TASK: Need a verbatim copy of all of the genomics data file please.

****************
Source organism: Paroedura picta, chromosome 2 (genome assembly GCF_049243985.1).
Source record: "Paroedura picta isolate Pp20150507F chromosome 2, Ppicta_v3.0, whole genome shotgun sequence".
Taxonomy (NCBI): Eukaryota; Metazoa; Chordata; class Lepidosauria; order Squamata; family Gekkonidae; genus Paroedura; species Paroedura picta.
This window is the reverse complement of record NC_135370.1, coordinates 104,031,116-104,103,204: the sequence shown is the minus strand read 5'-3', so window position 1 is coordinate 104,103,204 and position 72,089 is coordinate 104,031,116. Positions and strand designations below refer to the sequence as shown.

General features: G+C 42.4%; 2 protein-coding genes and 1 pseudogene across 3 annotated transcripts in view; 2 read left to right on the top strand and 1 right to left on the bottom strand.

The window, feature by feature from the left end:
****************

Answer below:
Source organism: Paroedura picta, chromosome 2 (genome assembly GCF_049243985.1).
Source record: "Paroedura picta isolate Pp20150507F chromosome 2, Ppicta_v3.0, whole genome shotgun sequence".
Taxonomy (NCBI): Eukaryota; Metazoa; Chordata; class Lepidosauria; order Squamata; family Gekkonidae; genus Paroedura; species Paroedura picta.
This window is the reverse complement of record NC_135370.1, coordinates 104,031,116-104,103,204: the sequence shown is the minus strand read 5'-3', so window position 1 is coordinate 104,103,204 and position 72,089 is coordinate 104,031,116. Positions and strand designations below refer to the sequence as shown.

General features: G+C 42.4%; 2 protein-coding genes and 1 pseudogene across 3 annotated transcripts in view; 2 read left to right on the top strand and 1 right to left on the bottom strand.

The window, feature by feature from the left end: